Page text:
While Ocotillos can sort of resembling a cactus, they are not actually so. It most often looks like dead twigs, but actually sprouts lush leaves after rainfall and has a beautiful red flower that follows. The Ocotillo prefers to grow in the Sonoran and Chihuahuan Deserts of Southeast California to West Texas and south into Mexico.
The leaves of this plant are narrow 2-inch ovals thick. The flowers are 1/2 to 1 inch in size and can be seen from March to June and even later depending on rainfall. It can be leafless for a long time as it roots are deep and do not get much water.
19. Yellow Paloverde
With a – you guessed it – yellow flower, these paloverdes are common amongst the deserts of the United States. This very slow-growing tree resembles a bush, but can actually reach over 20 feet in height.
20. Soaptree Yucca
Soaptree Yucca is able to withstand bursts of cold weather, but its love for sunlight is what makes it at home in the desert. These pants have a long history of being useful for many Native Americans.
The Soaptree Yucca is commonly found in the Sonora and Chihuahua deserts, Texas, New Mexico, Arizona and northern Mexico. It is a is a tall 10-18 foot plant with leaves at the base of the plant.
21. Triangle-leaf Bursage
These shrubs love taking over land that has been overgrazed or overused but is also essential to the development of other desert flora. They can increase soil nutrients and are essential to the sustainability of the desert.
It is a native plant of the Sonoran Desert and can be found throughout southwestern Arizona, USA, south into Sonora and Baja California, Mexico. It is a small, round shrub about 1 1/2 feet tall and 2 feet wide which grows at altitudes of 1,000 to 3,000 feet on an open flat, and steep, gravelly hillsides.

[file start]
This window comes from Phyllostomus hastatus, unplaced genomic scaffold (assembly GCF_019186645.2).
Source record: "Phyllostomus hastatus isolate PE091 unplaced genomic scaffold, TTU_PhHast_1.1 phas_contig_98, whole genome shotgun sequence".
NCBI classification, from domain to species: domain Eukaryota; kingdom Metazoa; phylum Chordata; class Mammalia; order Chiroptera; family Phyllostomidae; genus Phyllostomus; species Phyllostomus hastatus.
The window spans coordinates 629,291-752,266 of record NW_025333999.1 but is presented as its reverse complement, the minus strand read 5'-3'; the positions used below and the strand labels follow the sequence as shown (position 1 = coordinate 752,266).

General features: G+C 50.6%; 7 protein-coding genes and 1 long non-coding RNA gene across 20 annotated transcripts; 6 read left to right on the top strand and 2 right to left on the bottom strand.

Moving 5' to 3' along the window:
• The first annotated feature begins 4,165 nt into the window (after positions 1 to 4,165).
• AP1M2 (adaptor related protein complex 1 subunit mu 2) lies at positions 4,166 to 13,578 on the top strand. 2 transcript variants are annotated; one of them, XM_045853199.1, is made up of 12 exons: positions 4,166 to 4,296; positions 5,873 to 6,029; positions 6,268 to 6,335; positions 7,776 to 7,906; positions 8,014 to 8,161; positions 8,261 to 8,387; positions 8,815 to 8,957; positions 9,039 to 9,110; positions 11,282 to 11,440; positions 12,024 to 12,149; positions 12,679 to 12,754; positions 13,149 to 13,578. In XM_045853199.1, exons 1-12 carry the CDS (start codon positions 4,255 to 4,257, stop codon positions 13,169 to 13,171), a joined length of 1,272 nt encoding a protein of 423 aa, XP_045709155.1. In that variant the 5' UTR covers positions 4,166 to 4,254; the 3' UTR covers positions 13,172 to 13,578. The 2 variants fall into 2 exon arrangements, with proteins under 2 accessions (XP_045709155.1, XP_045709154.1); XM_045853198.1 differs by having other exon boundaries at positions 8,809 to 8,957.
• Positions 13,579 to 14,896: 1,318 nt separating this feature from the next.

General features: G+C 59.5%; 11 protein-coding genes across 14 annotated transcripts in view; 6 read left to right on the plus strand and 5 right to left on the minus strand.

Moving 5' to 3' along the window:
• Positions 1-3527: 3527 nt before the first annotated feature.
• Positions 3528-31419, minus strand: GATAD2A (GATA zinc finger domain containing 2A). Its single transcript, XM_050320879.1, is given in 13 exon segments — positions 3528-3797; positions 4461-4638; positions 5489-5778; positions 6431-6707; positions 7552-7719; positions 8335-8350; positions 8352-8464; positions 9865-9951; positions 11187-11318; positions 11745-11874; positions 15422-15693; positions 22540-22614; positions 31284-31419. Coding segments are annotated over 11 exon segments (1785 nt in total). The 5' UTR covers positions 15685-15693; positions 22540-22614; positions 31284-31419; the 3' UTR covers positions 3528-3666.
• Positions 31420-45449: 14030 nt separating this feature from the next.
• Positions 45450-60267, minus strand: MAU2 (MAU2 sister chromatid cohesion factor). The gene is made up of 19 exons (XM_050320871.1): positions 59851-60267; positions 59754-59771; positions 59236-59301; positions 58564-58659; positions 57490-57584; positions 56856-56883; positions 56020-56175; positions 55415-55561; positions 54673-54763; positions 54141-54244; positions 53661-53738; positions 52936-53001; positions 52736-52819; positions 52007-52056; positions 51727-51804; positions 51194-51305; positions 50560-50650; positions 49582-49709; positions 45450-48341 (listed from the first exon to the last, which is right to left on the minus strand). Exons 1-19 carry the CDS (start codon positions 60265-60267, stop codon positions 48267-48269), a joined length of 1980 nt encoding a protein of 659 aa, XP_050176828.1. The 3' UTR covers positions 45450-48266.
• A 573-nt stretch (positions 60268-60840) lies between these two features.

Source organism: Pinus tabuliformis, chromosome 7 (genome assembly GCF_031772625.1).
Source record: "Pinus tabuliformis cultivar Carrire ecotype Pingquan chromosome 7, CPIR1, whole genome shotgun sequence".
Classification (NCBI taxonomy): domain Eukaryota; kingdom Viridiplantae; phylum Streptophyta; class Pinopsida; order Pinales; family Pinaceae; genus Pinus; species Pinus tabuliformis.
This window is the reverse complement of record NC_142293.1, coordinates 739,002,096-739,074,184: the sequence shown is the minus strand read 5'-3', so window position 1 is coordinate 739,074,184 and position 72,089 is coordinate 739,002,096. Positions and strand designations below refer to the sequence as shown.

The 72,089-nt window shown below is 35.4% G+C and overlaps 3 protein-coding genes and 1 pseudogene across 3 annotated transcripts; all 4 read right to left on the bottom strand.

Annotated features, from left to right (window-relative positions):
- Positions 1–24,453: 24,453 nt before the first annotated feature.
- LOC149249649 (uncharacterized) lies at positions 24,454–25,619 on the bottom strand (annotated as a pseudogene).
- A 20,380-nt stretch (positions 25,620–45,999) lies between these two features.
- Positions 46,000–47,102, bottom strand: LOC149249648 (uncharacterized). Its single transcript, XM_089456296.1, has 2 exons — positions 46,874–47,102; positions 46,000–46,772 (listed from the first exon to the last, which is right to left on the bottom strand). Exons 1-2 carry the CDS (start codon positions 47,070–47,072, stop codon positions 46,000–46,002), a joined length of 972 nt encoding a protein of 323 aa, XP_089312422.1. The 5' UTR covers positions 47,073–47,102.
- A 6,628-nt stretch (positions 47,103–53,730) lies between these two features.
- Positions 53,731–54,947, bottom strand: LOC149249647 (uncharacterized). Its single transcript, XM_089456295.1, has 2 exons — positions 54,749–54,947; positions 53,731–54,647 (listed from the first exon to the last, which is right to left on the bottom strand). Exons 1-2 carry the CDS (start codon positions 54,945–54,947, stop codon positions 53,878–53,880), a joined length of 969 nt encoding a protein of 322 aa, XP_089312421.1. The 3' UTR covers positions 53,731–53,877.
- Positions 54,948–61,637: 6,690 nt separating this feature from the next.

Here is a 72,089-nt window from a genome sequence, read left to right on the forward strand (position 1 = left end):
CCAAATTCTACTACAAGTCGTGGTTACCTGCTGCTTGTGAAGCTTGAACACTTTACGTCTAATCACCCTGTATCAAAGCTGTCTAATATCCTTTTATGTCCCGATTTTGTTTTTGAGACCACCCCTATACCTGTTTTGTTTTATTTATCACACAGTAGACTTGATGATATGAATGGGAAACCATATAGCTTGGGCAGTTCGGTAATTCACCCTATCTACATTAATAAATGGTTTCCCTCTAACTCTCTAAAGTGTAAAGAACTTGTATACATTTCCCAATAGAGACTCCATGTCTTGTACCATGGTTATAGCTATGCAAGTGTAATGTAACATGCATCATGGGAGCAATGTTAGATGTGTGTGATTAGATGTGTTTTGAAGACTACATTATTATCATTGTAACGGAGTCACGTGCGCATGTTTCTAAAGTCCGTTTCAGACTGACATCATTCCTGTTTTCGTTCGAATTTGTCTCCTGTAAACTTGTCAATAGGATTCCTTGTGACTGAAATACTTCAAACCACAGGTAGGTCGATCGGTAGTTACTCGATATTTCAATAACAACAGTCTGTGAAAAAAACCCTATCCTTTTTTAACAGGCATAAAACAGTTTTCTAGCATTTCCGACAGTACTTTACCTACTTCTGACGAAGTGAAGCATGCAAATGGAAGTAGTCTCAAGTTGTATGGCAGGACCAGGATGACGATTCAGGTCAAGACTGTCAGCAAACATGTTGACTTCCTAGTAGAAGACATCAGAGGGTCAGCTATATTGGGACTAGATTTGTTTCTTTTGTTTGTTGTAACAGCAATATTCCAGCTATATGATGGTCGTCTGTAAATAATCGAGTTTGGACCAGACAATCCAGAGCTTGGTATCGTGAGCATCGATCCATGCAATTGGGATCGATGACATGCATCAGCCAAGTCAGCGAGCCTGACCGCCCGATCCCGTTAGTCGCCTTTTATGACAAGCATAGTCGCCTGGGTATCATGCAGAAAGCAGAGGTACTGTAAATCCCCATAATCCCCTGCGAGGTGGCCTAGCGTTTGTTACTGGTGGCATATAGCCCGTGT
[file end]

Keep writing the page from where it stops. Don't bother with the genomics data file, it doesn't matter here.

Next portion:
22. Desert Palm
Yep, those beachside staples actually do live in deserts around the world! What typically differentiates the Fan or Desert Palm, is that once its fronds die, they hang around the trunk, providing an ever-growing layer of protection.
Of course, next to the cactus, tumbleweeds may be the most recognizable of the desert plants. Its other common name, Russian Thistle, belies the fact that this plant exists fin deserts ranging from the United States to, well, Russia!
24. Mesquite Tree
These trees were essential to the earliest desert dwellers, and despite their name, are more like a small shrub. Mesquite is the most common shrub/small tree of the desert southwest and has been used for a variety of medicinal purposes, and is common in areas around Mexico. Mesquites require little water and low maintenance. They are nesting sites for hummingbirds.
25. Poison Ivy
While most desert plants have some form of protection from predators and the elements, Poison Ivy may be the one you are actually most familiar with! This shrub doesn’t climb like other ivies, but can live in a variety of climates and regions, including the desert. Poison ivy is a poisonous plant, with approximately 80% to 90% of adults susceptible to skin inflammation after contacting the plant.
26. Date Palm
Another palm tree of the desert, the Date Palm is common in the Sahara desert, and the date fruit has provided inhabitants of the region with a source of food and commerce for thousands of years.
Lovegrass is one of the types of grass that can be found in deserts around the world. Lovegrass is incredibly hardy, and when bunches of Lovegrass grow together they can give a “field” effect to barren, sandy regions.
Thyme is one of the hardier herbs and is able to grow in deserts in the United States and Africa. It can grow in a variety of climates and is a staple in many international cuisines.
These small shrubs can be found in gardens and in deserts and can be incredibly toxic despite looking similar to the olive tree. Oleander has many uses around the world, and its adaptability allows it to thrive in many different settings.
30. Emu Bush
With its funny name, the Emu Bush hails from the deserts of Australia, where it was named due to beliefs that the emu survived on its fruit and therefore spread the bush’s seed. Emu bushes love dry climates and have since also become popular in parts of New Zealand.
31. Desert Spoon
The sea urchins of land, the Desert Spoon is characterized by the spine-like leaves that grow out of its center base. These leaves are usually thick and have served purposes from food to basket making, and the Desert Spoon is adaptable to many different regions.